I mean, a decent air popper costs $25 and popcorn itself is like $5 for two 46 ounce jars at Walgreens which makes a massive amount of popcorn. And what does butter and a case of Coke cost at the supermarket or Wal-Mart compared to the theater? After the first movie night for a family of four you've pretty much paid back your investment.

With that taken into account, I think a family of two, such as my wife and I or even a single person would probably justify a first-run at $20 per view. My Editor-in-Chief Larry Dignan and I were discussing it this evening and he said that he could easily do it with his wife and two kids at $30 per view.

If you consider that I saw two grandparents with three grandkids plonk down $47 at the AMC's automated ticket machine this evening before buying any concession stuff at all, $30 doesn't sound too bad all.

Now, I realize there are a number of issues that need to be overcome here. Not everyone has broadband nor can they necessarily guarantee a good stream even if they have some type of high-speed Internet due to varying quality of service issues, so these films would probably have to be downloaded to a local cache such as on a big flash drive on the player device.

I envision a seven day from initial download and 24-hour window for viewing the film once you start to play it.

You'd order your HD first-run movie for the evening, and then it would be downloaded/cached, give or take an hour's notice. CDNs such as Akamai and Limelight could handle the load when films are released on Friday nights.

I'd expect that if everyone wanted Friday night to be movie night at home, these downloads could be pre-ordered a few days before, and the device would download during a scheduled "slot" of time using a distributed queuing algorithm at the back-end so the network wouldn't get saturated.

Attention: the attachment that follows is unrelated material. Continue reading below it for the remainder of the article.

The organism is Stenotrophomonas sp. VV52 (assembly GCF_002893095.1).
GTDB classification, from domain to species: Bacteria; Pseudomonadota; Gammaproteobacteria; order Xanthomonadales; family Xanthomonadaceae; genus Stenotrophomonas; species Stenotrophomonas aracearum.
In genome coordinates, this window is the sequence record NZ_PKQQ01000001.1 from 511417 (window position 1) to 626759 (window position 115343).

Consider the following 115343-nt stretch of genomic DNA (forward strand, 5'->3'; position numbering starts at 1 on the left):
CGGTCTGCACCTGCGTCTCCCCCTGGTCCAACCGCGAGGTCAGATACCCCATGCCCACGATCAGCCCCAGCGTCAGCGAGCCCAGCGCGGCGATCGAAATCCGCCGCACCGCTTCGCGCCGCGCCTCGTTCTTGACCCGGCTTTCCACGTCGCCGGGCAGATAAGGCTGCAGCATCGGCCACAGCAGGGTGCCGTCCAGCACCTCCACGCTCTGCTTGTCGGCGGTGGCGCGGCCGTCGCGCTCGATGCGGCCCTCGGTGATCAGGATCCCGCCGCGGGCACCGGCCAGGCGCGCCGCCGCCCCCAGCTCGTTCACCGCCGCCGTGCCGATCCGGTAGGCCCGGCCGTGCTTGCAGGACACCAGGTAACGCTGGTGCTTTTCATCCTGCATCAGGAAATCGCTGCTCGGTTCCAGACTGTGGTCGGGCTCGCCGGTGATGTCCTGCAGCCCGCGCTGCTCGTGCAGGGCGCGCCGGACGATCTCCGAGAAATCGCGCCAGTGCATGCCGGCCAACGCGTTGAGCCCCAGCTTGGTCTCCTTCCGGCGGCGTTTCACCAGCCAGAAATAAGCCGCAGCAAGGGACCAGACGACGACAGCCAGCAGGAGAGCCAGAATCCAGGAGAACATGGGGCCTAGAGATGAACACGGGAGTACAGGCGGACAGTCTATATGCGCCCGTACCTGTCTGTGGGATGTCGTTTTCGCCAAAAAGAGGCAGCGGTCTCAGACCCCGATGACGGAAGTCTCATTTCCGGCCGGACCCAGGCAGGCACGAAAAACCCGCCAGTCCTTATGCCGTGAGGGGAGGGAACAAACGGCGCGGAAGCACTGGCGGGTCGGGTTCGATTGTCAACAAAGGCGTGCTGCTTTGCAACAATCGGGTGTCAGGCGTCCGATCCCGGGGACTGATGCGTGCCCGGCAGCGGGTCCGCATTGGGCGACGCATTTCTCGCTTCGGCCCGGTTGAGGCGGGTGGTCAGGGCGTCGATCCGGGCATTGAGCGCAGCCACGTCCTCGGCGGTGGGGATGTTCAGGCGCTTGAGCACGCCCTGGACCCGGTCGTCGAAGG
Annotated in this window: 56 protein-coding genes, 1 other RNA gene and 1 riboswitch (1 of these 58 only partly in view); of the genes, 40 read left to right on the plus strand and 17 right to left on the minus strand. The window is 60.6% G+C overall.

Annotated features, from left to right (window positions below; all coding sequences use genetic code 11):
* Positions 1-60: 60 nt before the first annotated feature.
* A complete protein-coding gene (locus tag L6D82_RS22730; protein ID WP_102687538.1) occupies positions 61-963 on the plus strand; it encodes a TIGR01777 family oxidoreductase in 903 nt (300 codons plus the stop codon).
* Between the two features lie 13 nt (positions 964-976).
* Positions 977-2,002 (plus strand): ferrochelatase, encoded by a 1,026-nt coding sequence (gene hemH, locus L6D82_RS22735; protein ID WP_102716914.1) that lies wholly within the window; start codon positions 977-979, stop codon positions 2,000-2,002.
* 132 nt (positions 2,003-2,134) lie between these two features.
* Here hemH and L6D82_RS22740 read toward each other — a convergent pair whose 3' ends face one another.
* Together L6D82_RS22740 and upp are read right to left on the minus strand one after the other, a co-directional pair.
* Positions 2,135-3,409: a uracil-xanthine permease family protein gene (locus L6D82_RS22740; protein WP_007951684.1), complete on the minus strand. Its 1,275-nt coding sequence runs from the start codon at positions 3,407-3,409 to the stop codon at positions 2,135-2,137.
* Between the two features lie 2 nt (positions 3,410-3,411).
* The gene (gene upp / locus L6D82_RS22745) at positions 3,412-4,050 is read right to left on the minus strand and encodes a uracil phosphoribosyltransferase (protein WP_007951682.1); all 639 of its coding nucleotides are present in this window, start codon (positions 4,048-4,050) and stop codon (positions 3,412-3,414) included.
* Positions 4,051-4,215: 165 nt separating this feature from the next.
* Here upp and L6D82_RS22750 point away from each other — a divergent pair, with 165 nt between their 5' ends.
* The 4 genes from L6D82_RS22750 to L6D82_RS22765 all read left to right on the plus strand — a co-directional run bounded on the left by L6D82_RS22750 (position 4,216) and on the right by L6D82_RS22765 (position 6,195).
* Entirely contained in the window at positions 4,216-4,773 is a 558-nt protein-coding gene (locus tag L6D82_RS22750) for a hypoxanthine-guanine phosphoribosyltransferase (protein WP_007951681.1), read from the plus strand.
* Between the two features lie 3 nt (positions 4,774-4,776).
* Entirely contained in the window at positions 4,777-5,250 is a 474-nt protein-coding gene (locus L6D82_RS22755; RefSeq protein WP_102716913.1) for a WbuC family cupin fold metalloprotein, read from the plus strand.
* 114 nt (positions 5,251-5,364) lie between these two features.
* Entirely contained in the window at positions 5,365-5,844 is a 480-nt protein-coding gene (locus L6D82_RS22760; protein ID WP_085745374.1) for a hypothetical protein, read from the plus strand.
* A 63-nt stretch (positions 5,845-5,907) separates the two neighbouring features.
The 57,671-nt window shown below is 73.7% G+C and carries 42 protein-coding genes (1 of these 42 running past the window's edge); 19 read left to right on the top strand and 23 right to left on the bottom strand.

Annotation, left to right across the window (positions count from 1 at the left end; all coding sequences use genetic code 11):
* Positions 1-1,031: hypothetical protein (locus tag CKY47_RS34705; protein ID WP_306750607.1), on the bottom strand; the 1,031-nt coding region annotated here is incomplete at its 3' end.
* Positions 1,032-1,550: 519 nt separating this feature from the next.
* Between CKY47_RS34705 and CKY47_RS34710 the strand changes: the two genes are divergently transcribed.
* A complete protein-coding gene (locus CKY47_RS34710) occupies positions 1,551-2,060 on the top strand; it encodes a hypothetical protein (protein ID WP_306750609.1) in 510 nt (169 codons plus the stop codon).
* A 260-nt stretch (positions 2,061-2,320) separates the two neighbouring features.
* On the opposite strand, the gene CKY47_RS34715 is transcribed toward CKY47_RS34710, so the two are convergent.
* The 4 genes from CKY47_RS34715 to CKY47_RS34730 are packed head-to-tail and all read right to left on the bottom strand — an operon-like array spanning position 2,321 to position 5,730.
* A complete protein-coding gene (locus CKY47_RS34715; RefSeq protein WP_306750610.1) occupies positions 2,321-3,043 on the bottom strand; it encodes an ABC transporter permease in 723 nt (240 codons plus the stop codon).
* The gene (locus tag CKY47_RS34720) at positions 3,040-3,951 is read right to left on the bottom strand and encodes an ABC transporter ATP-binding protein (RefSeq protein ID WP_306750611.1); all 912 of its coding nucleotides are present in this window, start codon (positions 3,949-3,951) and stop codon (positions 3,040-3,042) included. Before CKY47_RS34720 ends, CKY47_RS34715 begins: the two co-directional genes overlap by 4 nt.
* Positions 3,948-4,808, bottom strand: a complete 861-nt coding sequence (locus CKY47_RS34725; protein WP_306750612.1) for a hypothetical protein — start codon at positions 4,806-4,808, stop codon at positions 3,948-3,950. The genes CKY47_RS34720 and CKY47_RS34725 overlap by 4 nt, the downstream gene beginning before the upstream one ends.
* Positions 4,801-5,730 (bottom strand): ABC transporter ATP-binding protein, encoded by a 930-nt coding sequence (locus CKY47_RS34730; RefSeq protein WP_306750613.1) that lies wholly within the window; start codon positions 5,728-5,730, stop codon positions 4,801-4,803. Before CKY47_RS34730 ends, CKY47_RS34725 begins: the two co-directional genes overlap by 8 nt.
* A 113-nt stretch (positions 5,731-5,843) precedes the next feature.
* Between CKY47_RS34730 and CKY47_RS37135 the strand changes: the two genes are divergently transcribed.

There's also the DRM problem that needs to be solved, and anyone who is really determined to defeat HDMI's HDCP easily can, although the practicality of re-mastering this stuff into Blu-Ray, doing the transcode work and distributing massive MPEG4 files on Bittorrent is of questionable benefit and has become increasingly risky.

I'm not going to deny there are some technical issues not to mention any number of licensing and legal issues that would need to be overcome. But Hollywood, the studios and the content owners simply need to have the will to get this done.

Would you be willing to pay a premium to watch first-run movies in the privacy of your own home? Talk Back and Let Me Know.

Topics: Hardware, Apple, Mobility


Jason Perlow, Sr. Technology Editor at ZDNet, is a technologist with over two decades of experience integrating large heterogeneous multi-vendor computing environments in Fortune 500 companies. Jason is currently a Partner Technology Strategist with Microsoft Corp. His expressed views do not necessarily represent those of his employer.

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  • RE: Dear Hollywood: Give us first-run movies on Netflix and iTunes

    I agree. Millions of Canadians would, too.
    • Message has been deleted.

      • RE: Dear Hollywood: Give us first-run movies on Netflix and iTunes

        original post deleted
      • <a href="">Watch Free Movies Online</a>

        @nomorebs ??<br><br>Anyway I do see the point of the movie house getting a little expensive nowadays, but when we go at the weekend on a sunday it's really quiet. TBH I prefer to watch free movies online however, a trip to the movie house is always nice once in a while but you can't beat the low rates the providers of streaming online movies are giving their customers, Netflix for example less than $20 a month and you get access to unlimited movies. It looks as though the cinemas are going to struggle with this competition.